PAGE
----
By Ian H. Goodall
Medieval Industry, edited by D.W. Crossley (London: Council for British Archaeology, 1981)
Introduction: The medieval blacksmith produced the many tools and fittings used in everyday life, as well as more specialized items such as church doors and screens, weapons, and armour. These specialist classes are excluded from the following discussion which concentrates on material excavated in Great Britain. The term medieval is restricted to finds of post-Conquest date, earlier material being more specifically described. Pagan Saxon material is not considered.
Smithing slag, incomplete forgings, and tools are the most common forms of evidence for ironworking, and smithing is known at the late Saxon settlement at St Neots, Cambs as well as at a range of medieval sites including Southampton, Hants and Bramber Castle, W Sussex. Excavated smithies include those at Waltham Abbey, Essex, Netherne, Surrey, and Goltho, Lincs.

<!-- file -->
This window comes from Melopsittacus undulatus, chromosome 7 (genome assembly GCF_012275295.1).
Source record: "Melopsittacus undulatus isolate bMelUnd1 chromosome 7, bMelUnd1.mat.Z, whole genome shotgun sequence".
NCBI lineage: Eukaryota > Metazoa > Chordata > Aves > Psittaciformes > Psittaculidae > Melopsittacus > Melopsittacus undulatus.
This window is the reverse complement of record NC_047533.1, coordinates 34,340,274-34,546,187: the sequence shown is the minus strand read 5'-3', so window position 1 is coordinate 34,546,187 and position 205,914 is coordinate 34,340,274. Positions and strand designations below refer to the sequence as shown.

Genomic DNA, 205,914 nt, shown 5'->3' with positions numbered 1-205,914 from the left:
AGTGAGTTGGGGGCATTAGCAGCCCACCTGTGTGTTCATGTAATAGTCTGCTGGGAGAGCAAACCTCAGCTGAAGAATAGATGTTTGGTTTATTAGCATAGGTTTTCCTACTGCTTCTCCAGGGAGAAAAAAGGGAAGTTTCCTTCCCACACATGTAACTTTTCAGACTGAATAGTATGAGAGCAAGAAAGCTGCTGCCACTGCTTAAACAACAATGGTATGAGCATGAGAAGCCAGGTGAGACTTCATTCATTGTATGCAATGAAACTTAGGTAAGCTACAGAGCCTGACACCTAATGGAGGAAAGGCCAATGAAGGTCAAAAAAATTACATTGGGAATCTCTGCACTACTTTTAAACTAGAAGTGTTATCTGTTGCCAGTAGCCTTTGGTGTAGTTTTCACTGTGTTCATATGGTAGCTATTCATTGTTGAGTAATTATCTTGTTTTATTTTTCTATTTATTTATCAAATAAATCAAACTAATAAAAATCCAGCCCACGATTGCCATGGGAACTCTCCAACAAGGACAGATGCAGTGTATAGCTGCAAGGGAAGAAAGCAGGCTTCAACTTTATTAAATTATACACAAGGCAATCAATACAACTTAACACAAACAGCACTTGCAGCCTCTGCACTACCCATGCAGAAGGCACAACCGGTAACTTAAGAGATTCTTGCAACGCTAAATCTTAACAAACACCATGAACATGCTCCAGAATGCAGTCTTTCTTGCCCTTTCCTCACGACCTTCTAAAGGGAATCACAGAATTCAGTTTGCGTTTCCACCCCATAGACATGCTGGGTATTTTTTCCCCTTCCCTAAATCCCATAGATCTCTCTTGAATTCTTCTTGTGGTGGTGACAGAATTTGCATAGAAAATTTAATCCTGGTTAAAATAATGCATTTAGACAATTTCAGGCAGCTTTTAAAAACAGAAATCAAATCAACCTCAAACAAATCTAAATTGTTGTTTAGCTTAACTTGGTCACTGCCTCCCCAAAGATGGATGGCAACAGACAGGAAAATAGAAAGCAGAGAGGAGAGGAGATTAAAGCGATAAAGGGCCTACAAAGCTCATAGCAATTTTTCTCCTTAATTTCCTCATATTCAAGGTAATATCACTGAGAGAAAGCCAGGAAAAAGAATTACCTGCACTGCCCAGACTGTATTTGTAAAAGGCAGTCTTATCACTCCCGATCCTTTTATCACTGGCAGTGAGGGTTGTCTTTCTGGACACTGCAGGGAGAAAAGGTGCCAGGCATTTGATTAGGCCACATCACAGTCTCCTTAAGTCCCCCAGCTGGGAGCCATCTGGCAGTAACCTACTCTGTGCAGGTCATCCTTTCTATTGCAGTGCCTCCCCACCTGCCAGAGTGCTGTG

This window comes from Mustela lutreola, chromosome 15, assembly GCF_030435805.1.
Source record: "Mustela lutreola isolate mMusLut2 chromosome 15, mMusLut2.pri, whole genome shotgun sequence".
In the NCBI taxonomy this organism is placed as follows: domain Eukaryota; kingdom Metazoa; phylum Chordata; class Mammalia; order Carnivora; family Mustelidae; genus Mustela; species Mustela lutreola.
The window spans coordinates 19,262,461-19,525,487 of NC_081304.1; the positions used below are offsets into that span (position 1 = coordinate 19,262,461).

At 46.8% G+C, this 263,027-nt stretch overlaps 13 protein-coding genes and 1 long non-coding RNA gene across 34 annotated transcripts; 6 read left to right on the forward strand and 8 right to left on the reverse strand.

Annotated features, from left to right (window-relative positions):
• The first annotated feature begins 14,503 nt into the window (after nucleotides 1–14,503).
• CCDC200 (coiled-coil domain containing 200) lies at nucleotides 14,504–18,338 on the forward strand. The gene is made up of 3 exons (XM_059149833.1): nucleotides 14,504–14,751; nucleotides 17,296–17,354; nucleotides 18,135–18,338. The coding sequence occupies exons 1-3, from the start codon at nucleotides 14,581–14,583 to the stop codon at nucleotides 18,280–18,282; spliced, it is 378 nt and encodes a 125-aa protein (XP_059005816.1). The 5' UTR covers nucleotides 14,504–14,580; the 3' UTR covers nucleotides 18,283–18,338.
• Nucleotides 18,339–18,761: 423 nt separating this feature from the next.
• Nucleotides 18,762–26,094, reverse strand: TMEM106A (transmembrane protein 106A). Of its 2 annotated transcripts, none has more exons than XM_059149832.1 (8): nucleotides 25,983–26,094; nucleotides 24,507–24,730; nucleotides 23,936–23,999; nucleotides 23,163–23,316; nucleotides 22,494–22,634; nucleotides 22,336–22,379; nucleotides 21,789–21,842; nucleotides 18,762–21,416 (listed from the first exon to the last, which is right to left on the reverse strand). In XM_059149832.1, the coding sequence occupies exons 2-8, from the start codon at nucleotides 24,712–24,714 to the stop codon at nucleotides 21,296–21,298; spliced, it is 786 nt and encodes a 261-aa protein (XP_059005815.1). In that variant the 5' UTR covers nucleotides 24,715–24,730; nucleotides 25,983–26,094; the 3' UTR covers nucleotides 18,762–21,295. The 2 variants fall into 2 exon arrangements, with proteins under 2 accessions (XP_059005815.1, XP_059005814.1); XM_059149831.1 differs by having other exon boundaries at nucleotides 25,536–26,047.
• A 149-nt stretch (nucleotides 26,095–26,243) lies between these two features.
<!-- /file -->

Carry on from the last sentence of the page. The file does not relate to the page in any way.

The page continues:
The blacksmith’s raw material was bar iron, no doubt with the addition of available scrap which was forged down on an anvil. A piece of iron was first cut from the bar with a chisel or set and then the blacksmith, holding the iron with tongs, used a sledgehammer, lighter hammers, and other tools, including punches and drifts, to complete the forging.